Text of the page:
Staff at a Connecticut aquarium are “heartbroken” after a third beluga whale died at the facility.
The whale, named Karabali, was announced dead by the Mystic Aquarium on Tuesday this week, having first become unwell in November.
“This loss weighs heavily on us, especially our animal care staff. It is defeating and disheartening as the team works fiercely and with immense compassion to ensure these whales receive world-class care in sickness and health,” a statement from the Aquarium read.
Workers at the aquarium first noticed Kharabali swimming abnormally in November. Veterinarians undertook blood work on the whale, but results fluctuated.
As her abnormal behavior continued, keepers and veterinarians grew increasingly concerned. She was then taken to an intensive care facility for treatment.
“Our devoted veterinary and animal care teams spared no effort, dedicating the entirety of their expertise to Kharabali. They provided round-the-clock medical treatment, testing, 24-hour monitoring and consulted with experts worldwide,” the statement read. “Despite intensive care for multiple health issues and all life-saving efforts, she passed away in the company of the dedicated Mystic Aquarium team that had been by her side throughout.”
Allison Tuttle, the chief zoological officer of Mystic Aquarium, shared some thoughts in another statement. “Her spirit touched us all, and we are heartbroken by her passing,” she said.
This whale is the third to die at the Aquarium since 2021. Havok passed in August 2021, and Havana passed in February 2022.
“Both were found to have underlying incurable conditions which led to their deaths that were unable to be diagnosed while alive,” the statement from the aquarium read. “As many of you know, another Marineland juvenile beluga, Jetta, began receiving around-the-clock treatment in the fall of 2021, which continued for a year in critical care before returning to the main habitat. After a year of tireless efforts, she is now thriving. After two brutal losses, her success offered great hope to the team that the worst had passed.”
The keeping of whales and dolphins in captivity remains a controversial topic among animal rights groups. Many claim that whales of any species are not fit to be kept in captivity. One of those organizations is animal protection group Whale and Dolphin Conservation (WDC), which actively advocates against keeping whales in captivity.
“The sad news of Kharabali’s death is a tragic reminder that whales and dolphins are not suitable candidates for a life held captive in a small tank for human entertainment,” Danny Groves, head of communications at WDC, told Newsweek. “These highly intelligent individuals should not suffer for human ‘fun.’ For an individual who is used to swimming many miles every day, a tank is a featureless prison cell. Most whales and dolphins live in complex family groups—with generations often staying together their whole lives. In confinement they live shorter lives than they would in the wild and suffer stress and exhibit repetitive behaviors. It is time to change the model. We are continuing our work with partners to establish sanctuaries where individuals from dolphinariums can spend a life in a more natural environment or, in some cases, be prepared for a return to the ocean.”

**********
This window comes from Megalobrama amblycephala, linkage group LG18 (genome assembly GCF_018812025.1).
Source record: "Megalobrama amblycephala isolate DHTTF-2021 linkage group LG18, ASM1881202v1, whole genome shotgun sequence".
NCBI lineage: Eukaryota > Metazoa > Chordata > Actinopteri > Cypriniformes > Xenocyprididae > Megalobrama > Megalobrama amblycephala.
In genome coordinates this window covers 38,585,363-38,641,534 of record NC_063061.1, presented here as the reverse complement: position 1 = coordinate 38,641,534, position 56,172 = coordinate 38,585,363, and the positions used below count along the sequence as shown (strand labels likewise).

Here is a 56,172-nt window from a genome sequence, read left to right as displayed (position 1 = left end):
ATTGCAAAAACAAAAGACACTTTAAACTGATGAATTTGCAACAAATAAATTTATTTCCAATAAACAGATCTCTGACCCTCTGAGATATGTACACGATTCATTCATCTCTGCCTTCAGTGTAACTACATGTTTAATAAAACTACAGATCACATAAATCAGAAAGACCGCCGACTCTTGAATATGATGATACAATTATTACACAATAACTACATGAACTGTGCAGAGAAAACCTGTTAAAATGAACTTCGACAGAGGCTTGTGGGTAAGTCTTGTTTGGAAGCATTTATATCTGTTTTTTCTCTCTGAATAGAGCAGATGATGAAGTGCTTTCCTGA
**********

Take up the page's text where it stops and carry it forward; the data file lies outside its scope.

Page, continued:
The U.S. Department of Agriculture (USDA) previously underwent checks at Mystic Aquarium in 2021 after Havok died. The report found issues with the Beluga whale facility, but the aquarium subsequently made changes.
Kharabali came to Mystic Aquarium from Canada’s Marineland in May 2021. Both Havok and Havana also came to Mystic from the facility.
Marineland, which is in Ontario, has been subject to controversy itself in the past. Since 2019, 14 whales and one dolphin have died at the facility.
“We cannot thank Mystic Aquarium enough. They provide exceptional care for beluga whales, and despite being amid the challenges of COVID-19, in May 2021, Mystic Aquarium took these five whales on for us to provide the world-class care and expertise they needed,” Marineland said in a statement. “This collaboration underscores the global community’s shared responsibility for animal welfare. Marineland is deeply thankful for Mystic Aquarium’s professionalism and tireless efforts in safeguarding the health and happiness of these beloved marine creatures.”
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This article by Robyn White was first published by Newsweek on 14 December 2023. Lead Image: A stock photo shows a Beluga whale with its head out of the water. A Beluga at Mystic Aquarium has died. MUTARUSAN/GETTY.